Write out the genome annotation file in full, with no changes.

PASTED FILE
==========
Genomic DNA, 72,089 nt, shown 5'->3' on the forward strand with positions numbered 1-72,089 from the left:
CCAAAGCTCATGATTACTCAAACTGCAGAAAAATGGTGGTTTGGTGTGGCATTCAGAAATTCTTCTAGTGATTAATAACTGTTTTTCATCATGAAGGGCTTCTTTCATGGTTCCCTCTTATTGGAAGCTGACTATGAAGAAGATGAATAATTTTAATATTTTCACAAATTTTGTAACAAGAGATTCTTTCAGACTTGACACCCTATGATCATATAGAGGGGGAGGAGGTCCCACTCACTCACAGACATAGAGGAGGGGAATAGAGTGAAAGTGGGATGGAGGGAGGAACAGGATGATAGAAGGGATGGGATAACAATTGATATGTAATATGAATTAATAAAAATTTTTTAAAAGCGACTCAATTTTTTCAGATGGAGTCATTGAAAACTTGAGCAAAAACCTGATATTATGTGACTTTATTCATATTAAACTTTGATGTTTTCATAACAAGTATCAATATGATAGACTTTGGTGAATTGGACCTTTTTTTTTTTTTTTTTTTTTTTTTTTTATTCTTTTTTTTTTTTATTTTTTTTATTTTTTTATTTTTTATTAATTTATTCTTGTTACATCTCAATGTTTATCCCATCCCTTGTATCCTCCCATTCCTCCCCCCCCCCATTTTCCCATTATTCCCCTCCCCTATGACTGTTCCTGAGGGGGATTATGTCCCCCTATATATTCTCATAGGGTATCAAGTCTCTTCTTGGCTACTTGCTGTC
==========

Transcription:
Genomic DNA, 72,089 nt, shown 5'->3' on the forward strand with positions numbered 1-72,089 from the left:
CCAAAGCTCATGATTACTCAAACTGCAGAAAAATGGTGGTTTGGTGTGGCATTCAGAAATTCTTCTAGTGATTAATAACTGTTTTTCATCATGAAGGGCTTCTTTCATGGTTCCCTCTTATTGGAAGCTGACTATGAAGAAGATGAATAATTTTAATATTTTCACAAATTTTGTAACAAGAGATTCTTTCAGACTTGACACCCTATGATCATATAGAGGGGGAGGAGGTCCCACTCACTCACAGACATAGAGGAGGGGAATAGAGTGAAAGTGGGATGGAGGGAGGAACAGGATGATAGAAGGGATGGGATAACAATTGATATGTAATATGAATTAATAAAAATTTTTTAAAAGCGACTCAATTTTTTCAGATGGAGTCATTGAAAACTTGAGCAAAAACCTGATATTATGTGACTTTATTCATATTAAACTTTGATGTTTTCATAACAAGTATCAATATGATAGACTTTGGTGAATTGGACCTTTTTTTTTTTTTTTTTTTTTTTTTTTTATTCTTTTTTTTTTTTATTTTTTTTATTTTTTTATTTTTTATTAATTTATTCTTGTTACATCTCAATGTTTATCCCATCCCTTGTATCCTCCCATTCCTCCCCCCCCCCATTTTCCCATTATTCCCCTCCCCTATGACTGTTCCTGAGGGGGATTATGTCCCCCTATATATTCTCATAGGGTATCAAGTCTCTTCTTGGCTACTTGCTGTC